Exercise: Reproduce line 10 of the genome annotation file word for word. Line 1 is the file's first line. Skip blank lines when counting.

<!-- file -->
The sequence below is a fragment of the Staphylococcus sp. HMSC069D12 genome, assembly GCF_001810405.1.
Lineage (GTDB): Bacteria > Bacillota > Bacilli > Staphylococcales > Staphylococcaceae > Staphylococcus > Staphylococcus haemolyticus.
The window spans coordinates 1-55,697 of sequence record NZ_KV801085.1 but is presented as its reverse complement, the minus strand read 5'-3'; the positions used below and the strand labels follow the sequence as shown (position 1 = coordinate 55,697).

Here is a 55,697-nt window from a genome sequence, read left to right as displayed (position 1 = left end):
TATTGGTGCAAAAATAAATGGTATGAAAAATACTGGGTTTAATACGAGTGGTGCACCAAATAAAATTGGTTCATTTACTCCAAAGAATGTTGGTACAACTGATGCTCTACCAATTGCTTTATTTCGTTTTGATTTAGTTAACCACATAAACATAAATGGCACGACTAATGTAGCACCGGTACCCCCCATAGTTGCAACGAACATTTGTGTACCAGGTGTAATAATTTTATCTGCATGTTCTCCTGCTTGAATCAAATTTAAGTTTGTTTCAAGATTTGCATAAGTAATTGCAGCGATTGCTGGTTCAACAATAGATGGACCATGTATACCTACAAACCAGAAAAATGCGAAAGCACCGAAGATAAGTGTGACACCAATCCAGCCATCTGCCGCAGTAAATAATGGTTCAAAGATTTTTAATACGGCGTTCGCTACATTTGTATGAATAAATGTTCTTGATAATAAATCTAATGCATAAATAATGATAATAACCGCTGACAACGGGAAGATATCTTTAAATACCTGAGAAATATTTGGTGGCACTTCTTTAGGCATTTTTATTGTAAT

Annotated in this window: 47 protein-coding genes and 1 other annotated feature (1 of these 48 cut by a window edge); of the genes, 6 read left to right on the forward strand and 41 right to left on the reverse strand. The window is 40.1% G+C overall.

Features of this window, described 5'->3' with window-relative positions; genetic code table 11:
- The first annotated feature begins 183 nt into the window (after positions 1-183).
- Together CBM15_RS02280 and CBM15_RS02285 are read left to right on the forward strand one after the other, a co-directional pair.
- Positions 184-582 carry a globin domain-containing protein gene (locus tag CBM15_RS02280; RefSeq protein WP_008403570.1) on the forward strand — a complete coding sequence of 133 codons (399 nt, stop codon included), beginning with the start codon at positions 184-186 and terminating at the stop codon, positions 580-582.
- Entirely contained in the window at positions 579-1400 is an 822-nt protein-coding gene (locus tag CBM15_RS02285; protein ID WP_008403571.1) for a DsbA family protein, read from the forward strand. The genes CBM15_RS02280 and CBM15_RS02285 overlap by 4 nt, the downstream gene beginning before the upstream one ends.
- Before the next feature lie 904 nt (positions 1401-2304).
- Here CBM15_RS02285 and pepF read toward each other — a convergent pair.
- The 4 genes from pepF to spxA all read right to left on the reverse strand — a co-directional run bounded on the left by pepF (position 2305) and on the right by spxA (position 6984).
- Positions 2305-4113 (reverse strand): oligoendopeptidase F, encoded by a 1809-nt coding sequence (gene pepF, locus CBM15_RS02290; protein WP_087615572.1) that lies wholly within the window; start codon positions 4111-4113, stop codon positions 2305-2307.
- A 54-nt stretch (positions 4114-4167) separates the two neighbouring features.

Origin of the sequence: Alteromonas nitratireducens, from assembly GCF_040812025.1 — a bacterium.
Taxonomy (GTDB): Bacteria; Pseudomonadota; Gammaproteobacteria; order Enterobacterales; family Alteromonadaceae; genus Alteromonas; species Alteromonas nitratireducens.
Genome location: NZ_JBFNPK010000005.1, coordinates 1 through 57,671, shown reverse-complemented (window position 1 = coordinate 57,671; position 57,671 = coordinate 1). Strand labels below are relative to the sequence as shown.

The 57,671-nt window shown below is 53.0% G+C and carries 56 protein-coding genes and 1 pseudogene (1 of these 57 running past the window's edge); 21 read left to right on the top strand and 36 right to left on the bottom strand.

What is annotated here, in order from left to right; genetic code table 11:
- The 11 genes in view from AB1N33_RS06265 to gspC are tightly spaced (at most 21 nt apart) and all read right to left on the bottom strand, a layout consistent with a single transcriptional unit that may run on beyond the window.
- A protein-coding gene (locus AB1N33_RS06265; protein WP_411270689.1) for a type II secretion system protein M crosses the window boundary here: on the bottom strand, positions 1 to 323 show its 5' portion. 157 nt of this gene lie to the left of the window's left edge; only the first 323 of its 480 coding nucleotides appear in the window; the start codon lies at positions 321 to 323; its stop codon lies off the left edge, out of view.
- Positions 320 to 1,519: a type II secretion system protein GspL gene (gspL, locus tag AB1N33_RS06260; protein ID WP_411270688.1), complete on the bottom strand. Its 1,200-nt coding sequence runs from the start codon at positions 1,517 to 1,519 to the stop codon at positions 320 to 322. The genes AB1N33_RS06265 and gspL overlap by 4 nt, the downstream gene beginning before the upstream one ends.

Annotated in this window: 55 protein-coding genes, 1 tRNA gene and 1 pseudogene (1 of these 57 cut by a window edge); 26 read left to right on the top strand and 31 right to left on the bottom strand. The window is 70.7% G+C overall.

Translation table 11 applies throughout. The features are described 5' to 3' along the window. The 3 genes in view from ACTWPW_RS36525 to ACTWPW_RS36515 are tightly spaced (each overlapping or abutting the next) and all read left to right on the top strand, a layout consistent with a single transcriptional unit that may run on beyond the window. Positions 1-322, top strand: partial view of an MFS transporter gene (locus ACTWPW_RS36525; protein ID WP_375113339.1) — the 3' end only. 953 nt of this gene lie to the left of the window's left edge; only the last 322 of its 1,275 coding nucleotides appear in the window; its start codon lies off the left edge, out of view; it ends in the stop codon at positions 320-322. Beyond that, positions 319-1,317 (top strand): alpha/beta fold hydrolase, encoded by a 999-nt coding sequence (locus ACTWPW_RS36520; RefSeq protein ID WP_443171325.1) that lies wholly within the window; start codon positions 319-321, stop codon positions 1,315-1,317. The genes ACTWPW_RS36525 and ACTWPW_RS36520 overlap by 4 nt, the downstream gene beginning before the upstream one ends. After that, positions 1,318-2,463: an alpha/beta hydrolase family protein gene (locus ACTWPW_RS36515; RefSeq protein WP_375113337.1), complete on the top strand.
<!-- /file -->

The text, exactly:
- Positions 184-582 carry a globin domain-containing protein gene (locus tag CBM15_RS02280; RefSeq protein WP_008403570.1) on the forward strand — a complete coding sequence of 133 codons (399 nt, stop codon included), beginning with the start codon at positions 184-186 and terminating at the stop codon, positions 580-582.